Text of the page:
Cash & Carry trading Wholesale Trading/Wholesale Trading: Cash & Carry Wholesale trading/Wholesale trading, would mean sale of goods/merchandise to retailers, industrial, commercial, institutional or other professional business users or to other wholesalers and related subordinated service providers. Wholesale trading would, accordingly, be sales for the purpose of trade, business and profession, as opposed to sales for the purpose of personal consumption. The yardstick to determine whether the sale is wholesale or not would be the type of customers to whom the sale is made and not the size and volume of sales. Wholesale trading would include resale, processing and thereafter sale, bulk imports with export/ex-bonded warehouse business sales and B2B e-Commerce.

Guidelines for Cash & Carry Wholesale Trading/Wholesale Trading (WT):

     (a)   For undertaking WT, requisite licenses/registration/permits, as specified under the relevant Acts/Regulations/Rules/Orders of the State Government/Government Body/Government Authority/Local Self-Government Body under that State Government should be obtained.

     (b)   Except in case of sales to Government, sales made by the wholesaler would be considered as ‘cash & carry wholesale trading/wholesale trading’ with valid business customers, only when WT are made to the following entities:

           (I)   Entities holding sales tax/VAT registration/service tax/excise duty registration; or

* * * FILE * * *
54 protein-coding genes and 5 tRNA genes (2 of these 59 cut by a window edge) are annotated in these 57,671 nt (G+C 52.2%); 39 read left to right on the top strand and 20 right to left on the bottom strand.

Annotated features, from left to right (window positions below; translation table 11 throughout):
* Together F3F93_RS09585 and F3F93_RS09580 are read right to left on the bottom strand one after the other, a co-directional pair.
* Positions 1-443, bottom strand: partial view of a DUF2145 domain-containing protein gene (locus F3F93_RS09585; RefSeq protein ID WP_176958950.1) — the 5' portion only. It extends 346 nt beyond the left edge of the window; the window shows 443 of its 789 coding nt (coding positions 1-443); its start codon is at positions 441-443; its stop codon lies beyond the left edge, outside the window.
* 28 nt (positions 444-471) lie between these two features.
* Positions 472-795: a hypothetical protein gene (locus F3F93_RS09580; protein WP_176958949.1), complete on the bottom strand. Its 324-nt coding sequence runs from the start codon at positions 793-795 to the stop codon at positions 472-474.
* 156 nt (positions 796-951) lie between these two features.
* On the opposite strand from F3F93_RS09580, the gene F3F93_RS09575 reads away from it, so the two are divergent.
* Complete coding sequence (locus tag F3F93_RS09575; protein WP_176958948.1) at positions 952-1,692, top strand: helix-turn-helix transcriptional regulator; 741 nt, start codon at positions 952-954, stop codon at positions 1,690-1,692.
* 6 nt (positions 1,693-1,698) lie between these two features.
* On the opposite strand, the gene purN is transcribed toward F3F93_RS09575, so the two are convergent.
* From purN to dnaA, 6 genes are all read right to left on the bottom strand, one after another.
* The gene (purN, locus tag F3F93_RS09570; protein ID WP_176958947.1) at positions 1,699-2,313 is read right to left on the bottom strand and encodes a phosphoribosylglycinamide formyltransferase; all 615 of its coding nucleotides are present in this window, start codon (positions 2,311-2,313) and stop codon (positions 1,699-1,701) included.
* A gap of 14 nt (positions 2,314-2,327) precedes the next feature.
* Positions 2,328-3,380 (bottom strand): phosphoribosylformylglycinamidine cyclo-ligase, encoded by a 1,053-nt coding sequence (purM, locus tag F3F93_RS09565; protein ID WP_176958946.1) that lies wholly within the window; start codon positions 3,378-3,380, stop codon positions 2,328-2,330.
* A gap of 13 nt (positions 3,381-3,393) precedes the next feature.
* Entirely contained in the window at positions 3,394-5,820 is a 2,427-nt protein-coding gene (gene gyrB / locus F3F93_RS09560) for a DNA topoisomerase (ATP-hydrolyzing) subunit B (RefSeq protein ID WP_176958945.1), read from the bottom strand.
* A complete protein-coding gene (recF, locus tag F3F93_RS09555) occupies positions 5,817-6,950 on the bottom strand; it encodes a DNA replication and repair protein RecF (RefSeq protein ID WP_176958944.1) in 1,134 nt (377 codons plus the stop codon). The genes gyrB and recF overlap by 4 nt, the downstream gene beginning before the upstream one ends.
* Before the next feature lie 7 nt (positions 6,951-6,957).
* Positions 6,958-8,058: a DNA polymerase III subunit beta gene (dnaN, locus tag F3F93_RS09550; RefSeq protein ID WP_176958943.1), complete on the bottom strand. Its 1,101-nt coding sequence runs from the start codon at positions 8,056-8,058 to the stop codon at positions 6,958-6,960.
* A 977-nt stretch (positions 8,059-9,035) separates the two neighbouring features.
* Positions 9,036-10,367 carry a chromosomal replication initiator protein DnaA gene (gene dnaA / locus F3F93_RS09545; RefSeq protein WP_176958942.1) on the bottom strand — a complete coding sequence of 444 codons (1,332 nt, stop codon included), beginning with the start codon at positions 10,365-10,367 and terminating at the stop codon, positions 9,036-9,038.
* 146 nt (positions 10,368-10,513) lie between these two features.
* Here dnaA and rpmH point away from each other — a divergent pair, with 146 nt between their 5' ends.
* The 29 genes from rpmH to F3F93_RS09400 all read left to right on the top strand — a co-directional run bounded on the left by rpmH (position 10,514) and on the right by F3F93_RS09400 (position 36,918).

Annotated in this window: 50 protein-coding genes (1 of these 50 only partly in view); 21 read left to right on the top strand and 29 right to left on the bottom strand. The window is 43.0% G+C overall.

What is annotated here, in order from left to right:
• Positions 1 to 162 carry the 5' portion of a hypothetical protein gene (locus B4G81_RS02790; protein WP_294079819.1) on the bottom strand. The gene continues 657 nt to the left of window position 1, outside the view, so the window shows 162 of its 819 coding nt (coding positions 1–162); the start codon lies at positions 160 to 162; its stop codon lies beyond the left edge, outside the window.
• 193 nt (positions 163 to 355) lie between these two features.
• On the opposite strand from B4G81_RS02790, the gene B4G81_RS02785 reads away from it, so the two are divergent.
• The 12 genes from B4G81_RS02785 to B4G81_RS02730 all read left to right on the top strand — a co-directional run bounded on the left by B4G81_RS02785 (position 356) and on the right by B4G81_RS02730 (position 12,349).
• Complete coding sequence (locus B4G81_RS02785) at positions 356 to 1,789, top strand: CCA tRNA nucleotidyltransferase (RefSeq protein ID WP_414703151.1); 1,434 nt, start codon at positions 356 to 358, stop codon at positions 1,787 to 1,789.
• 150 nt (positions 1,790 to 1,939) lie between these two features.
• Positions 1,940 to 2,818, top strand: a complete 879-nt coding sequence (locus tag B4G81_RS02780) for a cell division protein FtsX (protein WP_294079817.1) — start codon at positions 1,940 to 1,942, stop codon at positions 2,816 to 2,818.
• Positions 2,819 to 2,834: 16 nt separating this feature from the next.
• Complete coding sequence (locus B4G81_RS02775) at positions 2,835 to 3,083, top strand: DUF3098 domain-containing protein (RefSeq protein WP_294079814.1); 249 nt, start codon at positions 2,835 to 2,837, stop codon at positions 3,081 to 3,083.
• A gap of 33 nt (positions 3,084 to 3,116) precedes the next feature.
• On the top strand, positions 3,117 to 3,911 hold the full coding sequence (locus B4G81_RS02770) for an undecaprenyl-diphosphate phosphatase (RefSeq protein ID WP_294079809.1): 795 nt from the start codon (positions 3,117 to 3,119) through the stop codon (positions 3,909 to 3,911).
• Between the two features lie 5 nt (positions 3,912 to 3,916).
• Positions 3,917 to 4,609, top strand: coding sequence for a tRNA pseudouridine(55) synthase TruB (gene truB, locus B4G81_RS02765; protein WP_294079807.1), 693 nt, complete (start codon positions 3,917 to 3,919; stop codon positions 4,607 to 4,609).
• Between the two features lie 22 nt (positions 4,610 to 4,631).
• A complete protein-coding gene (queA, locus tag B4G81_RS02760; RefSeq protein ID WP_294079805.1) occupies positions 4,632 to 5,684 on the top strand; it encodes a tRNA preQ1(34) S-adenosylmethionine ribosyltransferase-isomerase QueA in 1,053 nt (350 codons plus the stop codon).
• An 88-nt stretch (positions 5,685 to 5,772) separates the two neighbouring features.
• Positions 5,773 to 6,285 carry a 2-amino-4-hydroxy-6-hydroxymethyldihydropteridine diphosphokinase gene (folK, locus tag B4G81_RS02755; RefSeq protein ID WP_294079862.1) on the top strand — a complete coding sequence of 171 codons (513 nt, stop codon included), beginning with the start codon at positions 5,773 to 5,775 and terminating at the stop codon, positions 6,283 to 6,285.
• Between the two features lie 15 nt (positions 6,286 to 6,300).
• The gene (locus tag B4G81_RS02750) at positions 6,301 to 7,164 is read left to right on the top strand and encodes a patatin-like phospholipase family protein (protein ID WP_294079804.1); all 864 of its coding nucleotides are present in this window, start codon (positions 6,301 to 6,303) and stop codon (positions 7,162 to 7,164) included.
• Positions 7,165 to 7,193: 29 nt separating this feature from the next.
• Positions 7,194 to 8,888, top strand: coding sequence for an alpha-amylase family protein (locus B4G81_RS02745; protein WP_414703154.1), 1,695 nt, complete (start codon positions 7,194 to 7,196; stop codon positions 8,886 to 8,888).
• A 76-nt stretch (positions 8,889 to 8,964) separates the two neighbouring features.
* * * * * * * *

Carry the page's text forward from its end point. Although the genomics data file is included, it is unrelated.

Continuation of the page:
(II)   Entities holding trade licenses i.e. a license/registration certificate/ membership certificate/registration under Shops and Establishment Act, issued by a Government Authority/Government Body/Local Self-Government Authority, reflecting that the entity/person holding the license/registration certificate/membership certificate, as the case may be, is itself/himself/herself engaged in a business involving commercial activity; or

         (III)   Entities holding permits/license etc. for undertaking retail trade (like tehbazari and similar license for hawkers) from Government Authorities/Local Self Government Bodies; or

         (IV)   Institutions having certificate of incorporation or registration as a society or registration as public trust for their self consumption.

Note: An Entity to whom WT is made, may fulfill any one of the 4 conditions.

     (c)   Full records indicating all the details of such sales like name of entity, kind of entity, registration/license/permit etc. number, amount of sale etc. should be maintained on a day to day basis.

     (d)   WT of goods would be permitted among companies of the same group. However, such WT to group companies taken together should not exceed 25% of the total turnover of the wholesale venture and the wholesale made to the group companies should be for their internal use only.